Point Bonita is the only lighthouse in the U.S. approached by a suspension bridge. Originally, a land bridge connected the lighthouse with the fog signal building at the bridge’s east end. However, the land bridge was wiped out by a landslide in the 1940s. A wooden walkway was installed but that became too treacherous so a suspension bridge was constructed. The fog signal building was used as the Assistant Keeper’s house after 1906. The current bridge was built at a cost of $2.5 million. 




 

Tennessee Valley

 
dairy ranch dairy ranch
GGNRA Park Archives
Ted Barone

Tennessee Valley - The Cunha Dairy Ranch c1900

Manuel Ferreira Da Cunha was born in the Azores in 1849 and is buried in Fernwood Cemetary. He was a tenant rancher on the property owned by and purchased 170 acres for $12,150 in gold coin in 1903. The Cunha Dairy delivered milk in the 1920’s and 30’s by driving a route around Sausalito by horse and wagon with milk in 10 gallon cans. They also transported their product to a milk stop platform where Marin Dell trucks picked up the cans to transport them to San Francisco creameries.




 
dairy ranch elementary school
GGNRA Park Archives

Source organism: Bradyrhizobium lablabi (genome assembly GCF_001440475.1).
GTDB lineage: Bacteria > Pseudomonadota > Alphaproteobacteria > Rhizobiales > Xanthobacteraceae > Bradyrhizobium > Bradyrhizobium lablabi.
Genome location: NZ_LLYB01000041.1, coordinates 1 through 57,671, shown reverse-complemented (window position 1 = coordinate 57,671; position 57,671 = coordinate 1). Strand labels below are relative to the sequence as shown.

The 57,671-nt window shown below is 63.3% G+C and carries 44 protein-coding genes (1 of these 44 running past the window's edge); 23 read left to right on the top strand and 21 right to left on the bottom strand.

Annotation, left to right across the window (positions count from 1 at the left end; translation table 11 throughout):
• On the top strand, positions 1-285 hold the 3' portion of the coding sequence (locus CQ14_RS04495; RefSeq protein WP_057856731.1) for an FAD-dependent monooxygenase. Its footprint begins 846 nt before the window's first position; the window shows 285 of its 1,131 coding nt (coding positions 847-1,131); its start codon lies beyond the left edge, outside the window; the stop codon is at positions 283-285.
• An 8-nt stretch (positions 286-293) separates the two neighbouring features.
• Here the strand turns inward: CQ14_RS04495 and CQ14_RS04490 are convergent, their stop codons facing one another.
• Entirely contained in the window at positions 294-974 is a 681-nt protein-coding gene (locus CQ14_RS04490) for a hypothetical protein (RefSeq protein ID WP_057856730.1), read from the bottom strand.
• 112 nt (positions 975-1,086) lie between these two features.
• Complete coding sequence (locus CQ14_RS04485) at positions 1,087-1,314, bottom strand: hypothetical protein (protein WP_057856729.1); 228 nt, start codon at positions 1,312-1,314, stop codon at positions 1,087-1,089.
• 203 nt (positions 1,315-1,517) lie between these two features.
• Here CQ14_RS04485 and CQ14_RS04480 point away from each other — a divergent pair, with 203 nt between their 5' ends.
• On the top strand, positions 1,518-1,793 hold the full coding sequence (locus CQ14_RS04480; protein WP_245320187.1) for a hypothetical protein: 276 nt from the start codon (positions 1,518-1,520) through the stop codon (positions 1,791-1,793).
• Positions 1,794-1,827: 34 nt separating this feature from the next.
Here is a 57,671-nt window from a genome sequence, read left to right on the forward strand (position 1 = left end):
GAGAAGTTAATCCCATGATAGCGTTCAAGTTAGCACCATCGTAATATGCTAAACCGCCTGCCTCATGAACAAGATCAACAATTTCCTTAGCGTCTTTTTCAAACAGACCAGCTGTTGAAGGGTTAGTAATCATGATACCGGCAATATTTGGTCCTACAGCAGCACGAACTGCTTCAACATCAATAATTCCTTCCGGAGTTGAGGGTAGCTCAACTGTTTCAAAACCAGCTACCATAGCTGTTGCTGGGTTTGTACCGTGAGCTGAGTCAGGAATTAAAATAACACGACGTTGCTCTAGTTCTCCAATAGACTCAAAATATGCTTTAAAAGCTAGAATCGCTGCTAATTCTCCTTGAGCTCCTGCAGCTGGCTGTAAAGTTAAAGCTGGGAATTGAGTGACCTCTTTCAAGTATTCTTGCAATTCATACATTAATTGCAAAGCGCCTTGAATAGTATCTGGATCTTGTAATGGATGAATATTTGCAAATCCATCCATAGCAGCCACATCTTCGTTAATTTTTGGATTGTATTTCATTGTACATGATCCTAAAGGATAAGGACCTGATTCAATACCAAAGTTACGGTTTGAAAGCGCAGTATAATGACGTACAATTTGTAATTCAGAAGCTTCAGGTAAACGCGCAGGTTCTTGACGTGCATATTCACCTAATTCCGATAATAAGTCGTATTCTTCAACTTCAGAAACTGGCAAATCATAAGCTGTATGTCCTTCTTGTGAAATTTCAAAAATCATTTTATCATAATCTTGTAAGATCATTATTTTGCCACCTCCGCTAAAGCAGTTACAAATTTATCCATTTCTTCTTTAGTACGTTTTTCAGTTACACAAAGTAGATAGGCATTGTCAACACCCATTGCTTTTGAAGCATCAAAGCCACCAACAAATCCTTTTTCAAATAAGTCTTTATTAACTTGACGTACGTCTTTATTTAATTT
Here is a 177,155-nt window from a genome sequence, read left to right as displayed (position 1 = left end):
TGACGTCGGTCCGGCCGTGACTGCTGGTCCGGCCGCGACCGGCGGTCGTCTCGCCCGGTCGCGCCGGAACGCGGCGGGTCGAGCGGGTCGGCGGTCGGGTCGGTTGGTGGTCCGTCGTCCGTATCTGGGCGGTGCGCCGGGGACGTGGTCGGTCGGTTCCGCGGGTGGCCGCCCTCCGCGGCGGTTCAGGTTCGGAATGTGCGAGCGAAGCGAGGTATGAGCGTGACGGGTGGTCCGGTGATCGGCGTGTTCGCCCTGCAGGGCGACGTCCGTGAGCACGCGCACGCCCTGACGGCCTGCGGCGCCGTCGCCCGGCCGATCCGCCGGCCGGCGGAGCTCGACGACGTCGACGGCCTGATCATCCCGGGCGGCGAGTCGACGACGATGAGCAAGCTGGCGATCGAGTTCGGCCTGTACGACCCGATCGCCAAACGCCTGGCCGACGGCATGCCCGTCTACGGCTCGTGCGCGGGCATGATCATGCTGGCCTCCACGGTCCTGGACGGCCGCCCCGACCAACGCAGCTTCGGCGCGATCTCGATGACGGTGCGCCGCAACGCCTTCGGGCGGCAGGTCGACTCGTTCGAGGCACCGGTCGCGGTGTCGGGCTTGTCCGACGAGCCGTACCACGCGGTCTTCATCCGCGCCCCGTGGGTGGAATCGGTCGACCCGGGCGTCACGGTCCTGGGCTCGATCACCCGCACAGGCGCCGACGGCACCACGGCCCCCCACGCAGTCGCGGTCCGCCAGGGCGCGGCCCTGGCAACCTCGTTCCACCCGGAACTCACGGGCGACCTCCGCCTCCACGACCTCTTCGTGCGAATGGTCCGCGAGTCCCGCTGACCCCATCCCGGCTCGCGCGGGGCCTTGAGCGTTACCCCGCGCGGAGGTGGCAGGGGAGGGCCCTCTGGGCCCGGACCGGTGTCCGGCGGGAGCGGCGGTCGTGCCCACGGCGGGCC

Ted Barone

Silva Dairy Ranch in Tam Valley c1930s

The Silva family first established their ranch at the eastern end of Tennessee Valley (then called Elk Valley), near the junction with Tamalpais Valley (originally Coyote Hollow) around 1870. At the time, the road to Tennessee Valley was dirt with portions from Tam Junction skirting the marsh and often impassable in winter. This location is now the Tam Valley Elementary School.




 
arched gate parking lot
GGNRA Park Archives
Ted Barone

Marincello Gate 1973

During the Cold War, population growth led to increasing pressure on open space and the Army began to consider disposal of non-essential military land, including a proposal to develop much of Marin Headlands for housing. This project was opposed by conservationists, open space advocates, and historic preservationists. Their opposition led to the creation of the GGNRA in 1972 as part of a national movement to create National Parks in urban areas. The new GGNRA included all of the former Lime Point Military Reservation. In 1995, the Army transferred Fort Baker land to the National Park Service and the last soldiers left in 2000.




Last updated: August 13, 2018